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Rincon Oil Field facts for kids

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Location of the Rincon Oil Field in Southern California. Other oil fields are shown in dark gray.

The Rincon Oil Field is a large oil field on the coast of southern California, about 10 miles (16 km) northwest of the city of Ventura, and about 20 miles (32 km) east-southeast of the city of Santa Barbara. It is the westernmost onshore field in a series of three fields which follow the Ventura Anticline, an east-west trending feature paralleling the Transverse Ranges. Discovered in 1927, the oil field is ranked 36th in California by size of recoverable oil reserves, and while mostly depleted – now having, by California Department of Conservation estimates, only about 2.5% of its original oil – it remains productive, with 77 wells active at the beginning of 2008. Oil produced in the field flows through the M-143 pipeline, which parallels U.S. Highway 101 southeast to the Ventura Pump Station, at which point it joins a Tosco pipeline which carries it to Los Angeles area refineries. As of 2009, the primary operators of the field were Occidental Petroleum for the onshore portion, and Greka Energy for the offshore portion. The offshore part of the field is operated mainly from Rincon Island.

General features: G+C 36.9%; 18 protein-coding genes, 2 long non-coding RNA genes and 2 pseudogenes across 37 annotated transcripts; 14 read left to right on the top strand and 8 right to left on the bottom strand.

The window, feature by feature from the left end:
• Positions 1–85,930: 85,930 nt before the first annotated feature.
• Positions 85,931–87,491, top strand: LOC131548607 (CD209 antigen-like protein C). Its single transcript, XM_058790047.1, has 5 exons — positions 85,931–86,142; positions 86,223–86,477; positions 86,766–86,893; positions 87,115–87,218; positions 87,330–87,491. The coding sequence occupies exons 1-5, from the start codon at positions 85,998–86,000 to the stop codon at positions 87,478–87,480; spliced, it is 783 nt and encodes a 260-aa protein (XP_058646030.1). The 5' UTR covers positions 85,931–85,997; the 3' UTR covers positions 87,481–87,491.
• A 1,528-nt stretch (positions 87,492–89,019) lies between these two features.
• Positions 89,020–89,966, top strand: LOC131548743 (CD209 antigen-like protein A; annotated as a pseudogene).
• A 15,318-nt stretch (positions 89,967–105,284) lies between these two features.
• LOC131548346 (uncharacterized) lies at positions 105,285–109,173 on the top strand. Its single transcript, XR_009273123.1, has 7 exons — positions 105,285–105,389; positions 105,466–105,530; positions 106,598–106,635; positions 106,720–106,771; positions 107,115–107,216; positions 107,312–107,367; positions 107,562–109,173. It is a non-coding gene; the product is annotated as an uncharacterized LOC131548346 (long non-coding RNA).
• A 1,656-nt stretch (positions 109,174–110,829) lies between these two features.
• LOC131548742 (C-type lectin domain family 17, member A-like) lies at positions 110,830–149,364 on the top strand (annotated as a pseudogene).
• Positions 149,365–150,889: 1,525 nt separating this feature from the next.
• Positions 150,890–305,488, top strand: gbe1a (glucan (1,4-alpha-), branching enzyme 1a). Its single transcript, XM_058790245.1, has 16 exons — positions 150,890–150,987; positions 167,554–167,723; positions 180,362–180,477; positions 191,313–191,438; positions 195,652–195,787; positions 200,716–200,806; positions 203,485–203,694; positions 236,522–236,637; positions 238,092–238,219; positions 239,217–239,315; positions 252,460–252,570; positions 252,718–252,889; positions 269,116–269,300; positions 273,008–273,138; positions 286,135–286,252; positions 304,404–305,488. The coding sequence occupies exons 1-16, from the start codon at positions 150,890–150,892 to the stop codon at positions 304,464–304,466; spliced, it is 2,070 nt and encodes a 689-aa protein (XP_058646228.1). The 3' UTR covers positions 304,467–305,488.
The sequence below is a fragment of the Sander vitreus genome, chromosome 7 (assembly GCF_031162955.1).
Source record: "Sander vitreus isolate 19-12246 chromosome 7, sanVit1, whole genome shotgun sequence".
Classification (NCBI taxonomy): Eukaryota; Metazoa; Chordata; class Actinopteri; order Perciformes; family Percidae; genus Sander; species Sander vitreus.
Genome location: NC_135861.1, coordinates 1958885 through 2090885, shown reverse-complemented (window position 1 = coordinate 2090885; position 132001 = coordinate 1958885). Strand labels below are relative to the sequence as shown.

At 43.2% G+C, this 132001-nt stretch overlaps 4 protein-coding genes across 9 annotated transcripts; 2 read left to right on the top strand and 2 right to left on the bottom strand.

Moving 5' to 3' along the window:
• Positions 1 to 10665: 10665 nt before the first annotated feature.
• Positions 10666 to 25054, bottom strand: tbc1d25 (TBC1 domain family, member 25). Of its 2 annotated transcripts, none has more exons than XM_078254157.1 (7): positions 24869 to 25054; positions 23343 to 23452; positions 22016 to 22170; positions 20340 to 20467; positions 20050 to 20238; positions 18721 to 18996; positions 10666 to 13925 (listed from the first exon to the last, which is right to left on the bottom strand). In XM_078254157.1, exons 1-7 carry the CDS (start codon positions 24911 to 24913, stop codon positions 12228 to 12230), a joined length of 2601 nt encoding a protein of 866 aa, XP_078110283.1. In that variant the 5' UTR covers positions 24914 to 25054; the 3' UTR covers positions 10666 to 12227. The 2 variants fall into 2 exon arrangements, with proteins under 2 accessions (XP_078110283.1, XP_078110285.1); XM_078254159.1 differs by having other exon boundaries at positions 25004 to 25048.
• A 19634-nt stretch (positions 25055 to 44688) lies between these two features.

Geographic setting

Detail of the Rincon Oil Field, on the Ventura County coast, on an aerial photograph basemap.

The field occupies a range of steep hills, loosely grouped with the Santa Ynez Mountains, which attain heights of over 2100 feet at Rincon Mountain and Red Mountain. Highway 101 occupies the narrow terrace at the base of the hills where they meet the Pacific Ocean. Drainage is by ephemeral streams directly into the ocean. The entire area is highly prone to landslides; in 2005, the adjacent unincorporated town of La Conchita was the site of a landslide that killed 10 people. During exceptionally rainy winters, Highway 101 can be cut by landslides.